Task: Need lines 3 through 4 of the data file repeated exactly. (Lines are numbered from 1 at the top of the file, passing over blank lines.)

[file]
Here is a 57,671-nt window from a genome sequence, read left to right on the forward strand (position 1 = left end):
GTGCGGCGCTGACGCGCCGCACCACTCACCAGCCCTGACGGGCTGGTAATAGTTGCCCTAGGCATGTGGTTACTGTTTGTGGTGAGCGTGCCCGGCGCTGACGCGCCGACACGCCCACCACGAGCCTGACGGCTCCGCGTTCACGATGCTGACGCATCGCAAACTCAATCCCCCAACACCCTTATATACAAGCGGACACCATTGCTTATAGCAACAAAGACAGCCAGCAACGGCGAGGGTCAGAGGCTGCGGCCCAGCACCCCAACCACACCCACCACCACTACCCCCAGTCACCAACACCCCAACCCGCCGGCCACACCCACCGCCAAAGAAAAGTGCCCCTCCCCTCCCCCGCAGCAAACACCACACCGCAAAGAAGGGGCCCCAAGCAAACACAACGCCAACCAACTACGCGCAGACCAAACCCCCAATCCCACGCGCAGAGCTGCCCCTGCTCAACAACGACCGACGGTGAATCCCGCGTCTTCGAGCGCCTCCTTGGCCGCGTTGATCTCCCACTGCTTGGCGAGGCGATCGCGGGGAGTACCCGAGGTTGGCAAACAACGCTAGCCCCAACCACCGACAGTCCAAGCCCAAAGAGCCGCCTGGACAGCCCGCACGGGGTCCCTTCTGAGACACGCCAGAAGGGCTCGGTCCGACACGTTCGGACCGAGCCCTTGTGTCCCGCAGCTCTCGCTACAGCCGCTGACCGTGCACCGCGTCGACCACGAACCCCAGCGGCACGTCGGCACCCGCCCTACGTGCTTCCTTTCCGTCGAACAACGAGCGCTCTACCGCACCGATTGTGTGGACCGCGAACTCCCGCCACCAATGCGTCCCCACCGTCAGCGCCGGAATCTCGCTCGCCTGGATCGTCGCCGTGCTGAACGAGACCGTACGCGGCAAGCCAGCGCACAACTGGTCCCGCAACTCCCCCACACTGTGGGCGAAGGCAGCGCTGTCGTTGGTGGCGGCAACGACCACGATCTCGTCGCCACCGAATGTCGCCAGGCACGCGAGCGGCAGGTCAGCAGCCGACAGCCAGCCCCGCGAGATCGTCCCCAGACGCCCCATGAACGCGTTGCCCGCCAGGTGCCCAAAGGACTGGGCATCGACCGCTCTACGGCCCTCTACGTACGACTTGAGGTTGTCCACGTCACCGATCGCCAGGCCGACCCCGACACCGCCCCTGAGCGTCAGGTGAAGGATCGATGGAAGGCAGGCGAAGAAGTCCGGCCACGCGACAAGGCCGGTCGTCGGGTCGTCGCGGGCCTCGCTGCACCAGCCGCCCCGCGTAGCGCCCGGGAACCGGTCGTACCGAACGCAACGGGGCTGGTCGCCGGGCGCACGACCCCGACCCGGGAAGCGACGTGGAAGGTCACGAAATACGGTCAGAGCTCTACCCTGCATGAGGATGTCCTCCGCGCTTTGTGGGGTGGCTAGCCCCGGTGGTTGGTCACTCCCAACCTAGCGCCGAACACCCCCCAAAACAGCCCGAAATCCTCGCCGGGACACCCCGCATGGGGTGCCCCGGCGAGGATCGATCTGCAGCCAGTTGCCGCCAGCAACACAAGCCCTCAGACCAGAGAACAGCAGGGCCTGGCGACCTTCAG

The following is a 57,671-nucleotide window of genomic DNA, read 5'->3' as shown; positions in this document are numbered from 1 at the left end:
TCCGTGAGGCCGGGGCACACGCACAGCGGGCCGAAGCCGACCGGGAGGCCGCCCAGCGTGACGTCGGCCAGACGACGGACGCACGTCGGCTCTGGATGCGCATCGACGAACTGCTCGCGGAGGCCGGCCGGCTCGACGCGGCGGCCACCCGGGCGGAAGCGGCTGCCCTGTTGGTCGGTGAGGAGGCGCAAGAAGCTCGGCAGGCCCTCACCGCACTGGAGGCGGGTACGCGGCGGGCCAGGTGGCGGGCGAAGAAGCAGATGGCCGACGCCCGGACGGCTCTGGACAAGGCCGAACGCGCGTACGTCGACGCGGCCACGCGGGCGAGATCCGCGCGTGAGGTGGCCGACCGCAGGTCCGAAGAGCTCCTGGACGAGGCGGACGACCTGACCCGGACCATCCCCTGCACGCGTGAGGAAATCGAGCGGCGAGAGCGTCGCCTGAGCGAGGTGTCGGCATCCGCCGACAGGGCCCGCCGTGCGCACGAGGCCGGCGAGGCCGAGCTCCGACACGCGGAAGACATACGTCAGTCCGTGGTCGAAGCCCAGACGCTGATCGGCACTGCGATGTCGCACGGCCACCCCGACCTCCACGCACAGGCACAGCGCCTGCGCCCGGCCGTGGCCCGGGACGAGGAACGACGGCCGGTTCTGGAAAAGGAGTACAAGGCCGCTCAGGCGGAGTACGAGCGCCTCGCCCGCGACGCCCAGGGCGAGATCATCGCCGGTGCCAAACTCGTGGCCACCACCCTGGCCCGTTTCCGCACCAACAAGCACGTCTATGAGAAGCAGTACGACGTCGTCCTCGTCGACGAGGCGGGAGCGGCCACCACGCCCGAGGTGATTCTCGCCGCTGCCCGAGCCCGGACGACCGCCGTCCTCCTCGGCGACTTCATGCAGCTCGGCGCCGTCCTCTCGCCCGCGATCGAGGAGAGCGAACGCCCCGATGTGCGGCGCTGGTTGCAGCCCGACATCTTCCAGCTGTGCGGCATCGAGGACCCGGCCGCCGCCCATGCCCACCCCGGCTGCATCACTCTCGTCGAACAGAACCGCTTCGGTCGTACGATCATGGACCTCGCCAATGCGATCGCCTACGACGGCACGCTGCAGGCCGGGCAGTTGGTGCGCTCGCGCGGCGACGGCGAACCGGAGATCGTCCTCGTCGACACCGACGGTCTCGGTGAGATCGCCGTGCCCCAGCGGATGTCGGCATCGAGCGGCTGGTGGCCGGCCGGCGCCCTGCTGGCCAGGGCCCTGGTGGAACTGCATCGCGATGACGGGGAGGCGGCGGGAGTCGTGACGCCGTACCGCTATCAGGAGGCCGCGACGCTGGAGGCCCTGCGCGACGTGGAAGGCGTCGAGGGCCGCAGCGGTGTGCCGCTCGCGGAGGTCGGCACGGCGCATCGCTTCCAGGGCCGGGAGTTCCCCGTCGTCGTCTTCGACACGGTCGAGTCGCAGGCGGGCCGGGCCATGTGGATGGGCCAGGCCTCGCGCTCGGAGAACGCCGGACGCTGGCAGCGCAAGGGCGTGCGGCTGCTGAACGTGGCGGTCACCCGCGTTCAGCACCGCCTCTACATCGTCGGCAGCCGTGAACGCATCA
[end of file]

The following is a 57,671-nucleotide window of genomic DNA, read 5'->3' as shown; positions in this document are numbered from 1 at the left end:
TCCGTGAGGCCGGGGCACACGCACAGCGGGCCGAAGCCGACCGGGAGGCCGCCCAGCGTGACGTCGGCCAGACGACGGACGCACGTCGGCTCTGGATGCGCATCGACGAACTGCTCGCGGAGGCCGGCCGGCTCGACGCGGCGGCCACCCGGGCGGAAGCGGCTGCCCTGTTGGTCGGTGAGGAGGCGCAAGAAGCTCGGCAGGCCCTCACCGCACTGGAGGCGGGTACGCGGCGGGCCAGGTGGCGGGCGAAGAAGCAGATGGCCGACGCCCGGACGGCTCTGGACAAGGCCGAACGCGCGTACGTCGACGCGGCCACGCGGGCGAGATCCGCGCGTGAGGTGGCCGACCGCAGGTCCGAAGAGCTCCTGGACGAGGCGGACGACCTGACCCGGACCATCCCCTGCACGCGTGAGGAAATCGAGCGGCGAGAGCGTCGCCTGAGCGAGGTGTCGGCATCCGCCGACAGGGCCCGCCGTGCGCACGAGGCCGGCGAGGCCGAGCTCCGACACGCGGAAGACATACGTCAGTCCGTGGTCGAAGCCCAGACGCTGATCGGCACTGCGATGTCGCACGGCCACCCCGACCTCCACGCACAGGCACAGCGCCTGCGCCCGGCCGTGGCCCGGGACGAGGAACGACGGCCGGTTCTGGAAAAGGAGTACAAGGCCGCTCAGGCGGAGTACGAGCGCCTCGCCCGCGACGCCCAGGGCGAGATCATCGCCGGTGCCAAACTCGTGGCCACCACCCTGGCCCGTTTCCGCACCAACAAGCACGTCTATGAGAAGCAGTACGACGTCGTCCTCGTCGACGAGGCGGGAGCGGCCACCACGCCCGAGGTGATTCTCGCCGCTGCCCGAGCCCGGACGACCGCCGTCCTCCTCGGCGACTTCATGCAGCTCGGCGCCGTCCTCTCGCCCGCGATCGAGGAGAGCGAACGCCCCGATGTGCGGCGCTGGTTGCAGCCCGACATCTTCCAGCTGTGCGGCATCGAGGACCCGGCCGCCGCCCATGCCCACCCCGGCTGCATCACTCTCGTCGAACAGAACCGCTTCGGTCGTACGATCATGGACCTCGCCAATGCGATCGCCTACGACGGCACGCTGCAGGCCGGGCAGTTGGTGCGCTCGCGCGGCGACGGCGAACCGGAGATCGTCCTCGTCGACACCGACGGTCTCGGTGAGATCGCCGTGCCCCAGCGGATGTCGGCATCGAGCGGCTGGTGGCCGGCCGGCGCCCTGCTGGCCAGGGCCCTGGTGGAACTGCATCGCGATGACGGGGAGGCGGCGGGAGTCGTGACGCCGTACCGCTATCAGGAGGCCGCGACGCTGGAGGCCCTGCGCGACGTGGAAGGCGTCGAGGGCCGCAGCGGTGTGCCGCTCGCGGAGGTCGGCACGGCGCATCGCTTCCAGGGCCGGGAGTTCCCCGTCGTCGTCTTCGACACGGTCGAGTCGCAGGCGGGCCGGGCCATGTGGATGGGCCAGGCCTCGCGCTCGGAGAACGCCGGACGCTGGCAGCGCAAGGGCGTGCGGCTGCTGAACGTGGCGGTCACCCGCGTTCAGCACCGCCTCTACATCGTCGGCAGCCGTGAACGCATCA